Leathery texture and curling of infected beech leaves

Leathery texture and curling of infected beech tree leaves. Photos courtesy of NY DEC, used with permission.


Updated: May 18, 2023
By John Hooven
Alternate banding on beech leaves indicating Beech Leaf Disease
Telltale banding/darkening between leaf veins.

A novel microbe has been making its way across the northeastern U.S., causing beech leaf disease and killing beech trees in its wake. It is not known how this non-native nematode is spreading, though the issue is being studied. The nematode can impact all types of beech trees in the landscape, including our native Maryland species in the forests and non-native beech trees found in some parks and landscapes.  

Currently, there is no treatment in place to deal with the issue but research is ongoing. 

  • Do not move leaves, twigs, soil, branches, seedlings and/or similar materials from infected areas.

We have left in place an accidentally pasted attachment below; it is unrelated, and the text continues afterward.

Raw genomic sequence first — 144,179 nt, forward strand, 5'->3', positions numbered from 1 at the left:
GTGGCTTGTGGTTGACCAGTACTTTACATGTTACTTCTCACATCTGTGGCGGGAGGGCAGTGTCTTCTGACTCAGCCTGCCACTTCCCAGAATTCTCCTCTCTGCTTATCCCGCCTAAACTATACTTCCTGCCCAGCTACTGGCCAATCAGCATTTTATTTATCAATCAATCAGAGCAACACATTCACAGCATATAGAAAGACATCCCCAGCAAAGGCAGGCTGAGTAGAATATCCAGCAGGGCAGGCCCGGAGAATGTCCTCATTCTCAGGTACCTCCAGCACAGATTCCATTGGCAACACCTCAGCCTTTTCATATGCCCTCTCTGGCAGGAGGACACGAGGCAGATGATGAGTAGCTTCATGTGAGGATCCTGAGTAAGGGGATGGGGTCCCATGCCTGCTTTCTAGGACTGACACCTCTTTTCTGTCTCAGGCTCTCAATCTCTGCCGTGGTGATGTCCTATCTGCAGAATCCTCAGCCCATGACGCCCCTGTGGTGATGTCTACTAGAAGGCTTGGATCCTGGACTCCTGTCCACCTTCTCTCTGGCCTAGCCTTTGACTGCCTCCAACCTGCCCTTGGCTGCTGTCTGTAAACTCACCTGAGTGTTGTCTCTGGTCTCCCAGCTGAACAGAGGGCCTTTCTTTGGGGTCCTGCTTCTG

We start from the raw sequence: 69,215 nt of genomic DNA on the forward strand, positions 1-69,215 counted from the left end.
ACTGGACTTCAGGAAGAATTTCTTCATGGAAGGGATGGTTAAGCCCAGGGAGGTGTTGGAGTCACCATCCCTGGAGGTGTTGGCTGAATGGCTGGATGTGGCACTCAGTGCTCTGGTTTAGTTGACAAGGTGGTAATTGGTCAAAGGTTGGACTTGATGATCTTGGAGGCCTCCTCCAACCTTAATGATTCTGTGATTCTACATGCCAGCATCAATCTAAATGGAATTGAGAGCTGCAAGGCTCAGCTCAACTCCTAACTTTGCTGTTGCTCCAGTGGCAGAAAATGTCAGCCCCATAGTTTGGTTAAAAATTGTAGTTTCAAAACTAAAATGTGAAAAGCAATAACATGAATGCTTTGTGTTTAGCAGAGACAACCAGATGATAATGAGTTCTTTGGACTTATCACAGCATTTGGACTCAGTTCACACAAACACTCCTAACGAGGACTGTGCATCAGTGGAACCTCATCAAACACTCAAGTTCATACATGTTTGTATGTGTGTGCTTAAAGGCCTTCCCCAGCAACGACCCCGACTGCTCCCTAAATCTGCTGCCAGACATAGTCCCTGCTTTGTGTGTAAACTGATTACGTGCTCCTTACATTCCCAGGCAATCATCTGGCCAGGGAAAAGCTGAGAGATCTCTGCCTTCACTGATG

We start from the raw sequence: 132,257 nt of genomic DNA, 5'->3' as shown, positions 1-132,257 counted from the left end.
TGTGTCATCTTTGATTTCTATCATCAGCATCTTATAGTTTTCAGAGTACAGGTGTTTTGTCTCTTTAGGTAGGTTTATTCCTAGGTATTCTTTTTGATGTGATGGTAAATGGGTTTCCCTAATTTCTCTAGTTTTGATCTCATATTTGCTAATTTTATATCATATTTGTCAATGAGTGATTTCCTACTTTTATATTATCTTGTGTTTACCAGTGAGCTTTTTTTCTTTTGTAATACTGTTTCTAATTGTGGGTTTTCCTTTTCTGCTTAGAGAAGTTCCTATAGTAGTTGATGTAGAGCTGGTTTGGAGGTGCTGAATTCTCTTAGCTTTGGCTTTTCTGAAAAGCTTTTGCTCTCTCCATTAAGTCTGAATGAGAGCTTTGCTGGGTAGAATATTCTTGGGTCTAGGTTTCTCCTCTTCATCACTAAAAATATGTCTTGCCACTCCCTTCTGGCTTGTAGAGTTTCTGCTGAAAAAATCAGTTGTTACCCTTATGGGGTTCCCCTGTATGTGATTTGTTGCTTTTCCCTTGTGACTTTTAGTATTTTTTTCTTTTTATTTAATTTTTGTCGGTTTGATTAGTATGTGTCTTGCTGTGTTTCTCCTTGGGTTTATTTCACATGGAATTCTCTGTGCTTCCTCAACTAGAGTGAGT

• Avoid contacting infected vegetation to prevent spread to other uninfected trees.   
  • Be on the lookout for any of the symptoms; leaves are best viewed from below the leaf looking upward.  
  • Look for darkening of the area between leaf veins (striping), leaf curling and leathery appearance.  
  • Affected leaves will eventually exhibit dead leaf tissue (necrosis), wilting, withering, drying and yellowing.  

The Maryland Department of Agriculture has been conducting forest surveys to look for symptoms.  As of 2022, beech leaf disease has not been found in Maryland but has been found in adjacent counties in Pennsylvania and Virginia. Contact Maryland Department of Agriculture, Forest Pest unit at 410-841-5870 or email fpm.mda@maryland.gov. This message was brought to you by the forest stewardship educator for University of Maryland Extension.